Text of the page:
2. 1991 -1998 data calculated using mid-year population estimates. 1998 data were taken directly from estimates produced for use with IMD. These are not directly comparable with Census data. However, there are no mid-year estimates at ward level for 1991. These were calculated by attributing 1991 Census ward population shares to 1991 mid-year estimates for districts.

Sources: 1971 and 1991 Census data. ONS mid-year estimates. University of Oxford ward-level population estimates calculated for use with IMD

located was more or less keeping up with the national trend. Nottingham’s estimated population grew by 2.1% between 1991 and 1998. The pattern elsewhere was that the study areas seemed to be losing population faster than their local authority areas, which were also doing badly relative to the national average. Redcar and Cleveland (–5.2%), Knowsley (–1.5%) and Newcastle (–0.8%) all apparently lost population during the early part of the 1990s. Leeds (+1.4%) and Sheffield (+0.3%) made significantly smaller gains than the national average. The lack of demand was reflected in house prices, as shown by HM Land Registry data, available at postcode sector-level from 1996 onwards. In a time of booming house prices (1996–99), all of these local authority areas had lower house price rises than the national average, ranging between 8% and 20%, against a national average of 35%.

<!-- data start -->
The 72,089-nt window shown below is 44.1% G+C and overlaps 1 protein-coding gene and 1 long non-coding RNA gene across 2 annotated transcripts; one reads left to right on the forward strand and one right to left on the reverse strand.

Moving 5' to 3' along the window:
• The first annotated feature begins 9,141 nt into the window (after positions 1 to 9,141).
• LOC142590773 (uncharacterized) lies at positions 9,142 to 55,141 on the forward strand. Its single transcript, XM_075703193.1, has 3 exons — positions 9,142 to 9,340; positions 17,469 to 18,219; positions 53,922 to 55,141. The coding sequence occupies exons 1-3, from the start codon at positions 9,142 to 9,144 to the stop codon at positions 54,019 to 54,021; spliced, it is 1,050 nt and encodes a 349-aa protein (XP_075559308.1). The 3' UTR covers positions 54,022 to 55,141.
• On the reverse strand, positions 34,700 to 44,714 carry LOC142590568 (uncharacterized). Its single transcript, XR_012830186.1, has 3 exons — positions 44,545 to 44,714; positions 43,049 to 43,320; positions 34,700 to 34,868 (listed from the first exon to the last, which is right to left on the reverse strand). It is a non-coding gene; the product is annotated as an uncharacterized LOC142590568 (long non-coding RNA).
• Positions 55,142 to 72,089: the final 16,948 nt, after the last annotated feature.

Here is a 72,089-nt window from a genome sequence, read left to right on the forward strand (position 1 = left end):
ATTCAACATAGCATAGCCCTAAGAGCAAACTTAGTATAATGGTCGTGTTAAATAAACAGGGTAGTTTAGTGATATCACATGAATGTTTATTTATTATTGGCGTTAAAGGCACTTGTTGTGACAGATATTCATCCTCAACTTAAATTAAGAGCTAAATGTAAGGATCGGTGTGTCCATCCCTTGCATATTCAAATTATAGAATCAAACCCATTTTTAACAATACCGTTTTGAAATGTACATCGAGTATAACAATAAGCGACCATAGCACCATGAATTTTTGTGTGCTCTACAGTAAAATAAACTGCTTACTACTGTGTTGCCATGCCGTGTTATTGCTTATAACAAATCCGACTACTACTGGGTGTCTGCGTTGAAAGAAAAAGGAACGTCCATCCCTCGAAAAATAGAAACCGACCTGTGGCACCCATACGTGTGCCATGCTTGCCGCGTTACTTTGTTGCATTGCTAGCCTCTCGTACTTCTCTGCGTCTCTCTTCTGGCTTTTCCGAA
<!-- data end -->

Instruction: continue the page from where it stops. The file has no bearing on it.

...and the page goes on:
These changes reflected economic trends, changes in people’s preferences about their living environments, and housing policies. They were changes that affected whole districts, not just particular areas. Research from the ESRC Cities programme (Begg et al, 2002) shows that major conurbations were continuing to decline in the 1990s, although at a slower rate than previously, as they lost people to small towns and rural areas. West Yorkshire and London were the best performers, each showing signs of recovery. Industrial districts outside the big cities, such as Knowsley and Redcar and Cleveland, had lost much of their raison d’être with the loss of their employment. Their loss of population was as a direct result of the spatial dislocation between jobs and people. House prices in these districts rose least of all, just 8% in Redcar and Cleveland and 13% in Knowsley, and house price changes in the study areas were typical of the districts as a whole.